Father of Maryland officer killed during drunk driving stop calls for changes to 'Noah's Law'

The father of a Montgomery County police officer who was killed by a drunk driver tells FOX 5 there is a major problem with the law that bear's his son's name – Noah's Law.

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Noah Leotta died in 2015 while conducting a drunk driving stop. His father, Rich Leotta, pushed for passage of Noah's Law in 2016, which requires breathalyzer ignition locks for anyone convicted of drunken driving.

However, Leotta says in 2022, the law has a big loophole that needs closing: if a first-time offender charged with DUI agrees to "probation before judgment," Maryland judges are not required to install an interlock device on the person's car.

Leotta says if the interlocks don't get put on offenders' cars, Noah's Law can't work.

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"I went to court before COVID to find out if this is really happening, and I did this for two years, and actually I did find that 60% of the time when a person got a "PBJ," an interlock was not ordered by a judge," he says.

A Maryland House committee holds hearings on the bill to close the loophole this week. Leotta is testifying in support, along with Chris Swonger, President of the Distilled Spirits Council.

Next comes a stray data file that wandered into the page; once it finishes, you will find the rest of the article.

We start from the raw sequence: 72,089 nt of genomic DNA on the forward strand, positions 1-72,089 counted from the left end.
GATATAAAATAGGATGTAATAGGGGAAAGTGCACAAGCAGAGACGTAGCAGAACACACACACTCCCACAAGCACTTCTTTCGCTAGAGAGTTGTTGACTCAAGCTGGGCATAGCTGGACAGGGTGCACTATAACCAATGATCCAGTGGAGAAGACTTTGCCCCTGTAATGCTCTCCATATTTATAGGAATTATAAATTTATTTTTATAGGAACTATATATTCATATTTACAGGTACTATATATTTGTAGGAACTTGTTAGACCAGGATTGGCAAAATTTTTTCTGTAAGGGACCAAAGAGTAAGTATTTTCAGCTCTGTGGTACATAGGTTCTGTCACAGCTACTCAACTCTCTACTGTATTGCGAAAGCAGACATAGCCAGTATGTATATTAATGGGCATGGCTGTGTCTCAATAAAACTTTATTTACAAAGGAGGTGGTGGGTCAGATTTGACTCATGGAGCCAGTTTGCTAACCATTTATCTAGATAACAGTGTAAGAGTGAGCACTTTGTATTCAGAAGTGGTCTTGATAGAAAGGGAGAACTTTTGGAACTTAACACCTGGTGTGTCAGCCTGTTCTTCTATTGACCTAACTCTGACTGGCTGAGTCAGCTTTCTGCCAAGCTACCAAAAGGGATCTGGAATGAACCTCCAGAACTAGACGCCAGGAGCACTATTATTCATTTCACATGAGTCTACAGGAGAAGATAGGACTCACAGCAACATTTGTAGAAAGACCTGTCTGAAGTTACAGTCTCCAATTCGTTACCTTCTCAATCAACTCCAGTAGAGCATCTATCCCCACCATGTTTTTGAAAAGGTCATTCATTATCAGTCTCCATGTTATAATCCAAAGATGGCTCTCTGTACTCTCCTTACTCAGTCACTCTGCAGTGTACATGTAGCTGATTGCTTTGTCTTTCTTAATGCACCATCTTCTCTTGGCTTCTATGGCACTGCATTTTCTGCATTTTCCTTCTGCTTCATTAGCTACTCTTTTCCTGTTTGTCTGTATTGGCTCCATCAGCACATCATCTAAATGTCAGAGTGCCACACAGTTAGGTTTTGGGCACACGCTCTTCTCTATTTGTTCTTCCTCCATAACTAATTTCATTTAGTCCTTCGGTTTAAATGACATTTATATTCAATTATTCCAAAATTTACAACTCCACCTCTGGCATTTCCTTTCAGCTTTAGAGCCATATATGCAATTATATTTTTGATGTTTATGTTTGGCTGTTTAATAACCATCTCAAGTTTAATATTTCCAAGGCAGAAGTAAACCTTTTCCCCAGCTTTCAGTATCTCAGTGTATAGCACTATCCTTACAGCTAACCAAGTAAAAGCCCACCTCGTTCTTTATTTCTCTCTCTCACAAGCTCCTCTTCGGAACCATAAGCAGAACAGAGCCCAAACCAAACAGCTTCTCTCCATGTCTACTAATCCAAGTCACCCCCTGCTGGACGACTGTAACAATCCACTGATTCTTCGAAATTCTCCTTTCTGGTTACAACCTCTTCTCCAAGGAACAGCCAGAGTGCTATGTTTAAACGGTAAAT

In 2020, 14,000 people were arrested in Maryland for DUI, but Swonger says the loophole means too many not getting an interlock put on their car.

"It’s been frustrating because we haven’t been able to get it across the finish line, and we’re really calling out legislators to please help us fix this loophole in Noah’s Law and honor Noah, the family and all drunk driving victims. This will save lives," says Swonger.

After the Maryland House hears the bill this week, Maryland's Senate is set to take it up next week.


The drunk driver who was convicted in Officer Leotta's death, Luis Gustavo Reluzco, was released from prison in May 2021 for "good behavior" after serving only half of his 10-year sentence.